This is how to see if you would have been drafted for Vietnam

To celebrate Ken Burns’ newest documentary, “The Vietnam War,” PBS and USAToday have created a Vietnam War Draft Lottery calculator. Simply enter your birth month and day to find out if you would have been drafted for wartime service in Vietnam.

Check Out USAToday’s Draft Number Calculator.

Vietnam War Draft

A U.S. soldier turns to give instructions as firing continues in front of him during Operation Byrd.

The calculator, of course, does not use your birth year because many of us were born well after the Vietnam War. For those born in 1950, however, being drafted in 1970 was a very real prospect. In today’s all-volunteer military, the idea of someone being forced into that lifestyle change can seem very bizarre. Most of the men who rotated through the country were volunteers, but a significant number were not.

Read: 17 Wild Facts About the Vietnam War > 

Unlike World War II, there were no lines to sign up for service. And unlike the Civil War, there was no paying a substitute to take your place. But still, the perception existed that with money and connections, someone could avoid serving. So in an effort to make the draft more fair (or appear fair), a lottery was put in place.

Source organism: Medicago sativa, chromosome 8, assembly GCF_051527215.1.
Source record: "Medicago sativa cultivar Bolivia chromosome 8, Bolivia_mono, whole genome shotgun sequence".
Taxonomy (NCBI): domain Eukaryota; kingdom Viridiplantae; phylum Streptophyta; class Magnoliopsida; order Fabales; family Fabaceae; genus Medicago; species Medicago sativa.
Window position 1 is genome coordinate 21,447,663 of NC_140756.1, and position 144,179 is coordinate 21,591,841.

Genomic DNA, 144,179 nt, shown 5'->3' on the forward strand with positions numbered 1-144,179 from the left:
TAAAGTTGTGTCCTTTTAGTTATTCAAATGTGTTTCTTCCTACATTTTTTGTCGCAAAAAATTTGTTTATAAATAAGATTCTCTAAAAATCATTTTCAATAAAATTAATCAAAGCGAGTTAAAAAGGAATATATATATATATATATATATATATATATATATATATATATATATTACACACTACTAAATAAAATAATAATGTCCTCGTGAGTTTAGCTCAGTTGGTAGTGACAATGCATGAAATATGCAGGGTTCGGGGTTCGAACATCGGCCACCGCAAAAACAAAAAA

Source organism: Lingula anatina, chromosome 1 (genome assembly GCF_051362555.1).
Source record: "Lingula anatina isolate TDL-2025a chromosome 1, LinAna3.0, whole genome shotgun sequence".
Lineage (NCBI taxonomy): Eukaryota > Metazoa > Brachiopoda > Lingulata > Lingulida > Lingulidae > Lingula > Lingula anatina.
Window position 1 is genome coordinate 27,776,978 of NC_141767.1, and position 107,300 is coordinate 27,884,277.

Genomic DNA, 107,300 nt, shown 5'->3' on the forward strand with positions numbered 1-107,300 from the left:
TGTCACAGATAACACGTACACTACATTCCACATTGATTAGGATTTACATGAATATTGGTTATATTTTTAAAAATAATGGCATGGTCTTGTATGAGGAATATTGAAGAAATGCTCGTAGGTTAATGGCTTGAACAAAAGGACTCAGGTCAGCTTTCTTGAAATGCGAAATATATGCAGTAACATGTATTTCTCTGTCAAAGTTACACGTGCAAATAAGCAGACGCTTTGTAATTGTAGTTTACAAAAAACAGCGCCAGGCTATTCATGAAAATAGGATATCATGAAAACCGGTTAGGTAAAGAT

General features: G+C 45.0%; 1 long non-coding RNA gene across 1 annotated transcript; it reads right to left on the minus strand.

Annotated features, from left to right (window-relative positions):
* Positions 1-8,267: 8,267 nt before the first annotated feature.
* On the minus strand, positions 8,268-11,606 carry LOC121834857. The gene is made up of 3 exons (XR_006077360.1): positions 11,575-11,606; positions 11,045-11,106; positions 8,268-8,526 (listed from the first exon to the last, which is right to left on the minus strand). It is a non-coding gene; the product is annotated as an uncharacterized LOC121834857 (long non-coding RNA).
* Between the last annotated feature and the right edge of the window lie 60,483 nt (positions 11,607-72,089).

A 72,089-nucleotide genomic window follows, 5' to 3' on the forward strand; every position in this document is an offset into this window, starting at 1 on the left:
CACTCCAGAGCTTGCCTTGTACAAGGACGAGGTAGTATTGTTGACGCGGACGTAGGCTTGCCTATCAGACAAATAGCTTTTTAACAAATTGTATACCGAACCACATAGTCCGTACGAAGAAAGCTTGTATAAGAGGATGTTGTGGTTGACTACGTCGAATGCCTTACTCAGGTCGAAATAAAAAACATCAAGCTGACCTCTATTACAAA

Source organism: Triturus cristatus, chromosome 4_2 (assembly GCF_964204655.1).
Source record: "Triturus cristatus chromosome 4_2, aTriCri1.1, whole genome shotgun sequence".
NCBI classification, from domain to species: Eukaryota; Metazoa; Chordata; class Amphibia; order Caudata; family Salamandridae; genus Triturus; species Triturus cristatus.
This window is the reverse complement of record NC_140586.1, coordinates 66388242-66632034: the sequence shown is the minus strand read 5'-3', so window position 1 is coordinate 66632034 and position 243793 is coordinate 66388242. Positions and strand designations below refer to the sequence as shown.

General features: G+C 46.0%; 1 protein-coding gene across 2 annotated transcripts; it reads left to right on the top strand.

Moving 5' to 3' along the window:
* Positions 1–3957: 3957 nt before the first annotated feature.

Vietnam War Draft

It was seriously a draft lottery.

Draft age men were assigned a number between 1 and 366, depending on their birthday. The lowest numbers were called first. This was all entirely at random.

Of course, that didn’t stop some of those who were called to service from further avoiding Selective Service. Some went to college or graduate school or faked medical conditions, while others fled to Canada. In all, half a million Americans dodged their Vietnam War service.

They were fugitives until 1977 when President Jimmy Carter ordered a general amnesty. Deserters, however, were not given amnesty.

Carter pardoned draft dodgers the day after his inauguration.

Related: 11 Ways People Dodged the Vietnam War Draft >

Ken Burns’ film recalls the accounts of more than 100 witnesses to the war in what he calls a “360-degree narrative.” The 10-part, 18-hour  documentary “The Vietnam War” is available for streaming on PBS. It began airing on Sept. 17, 2017.

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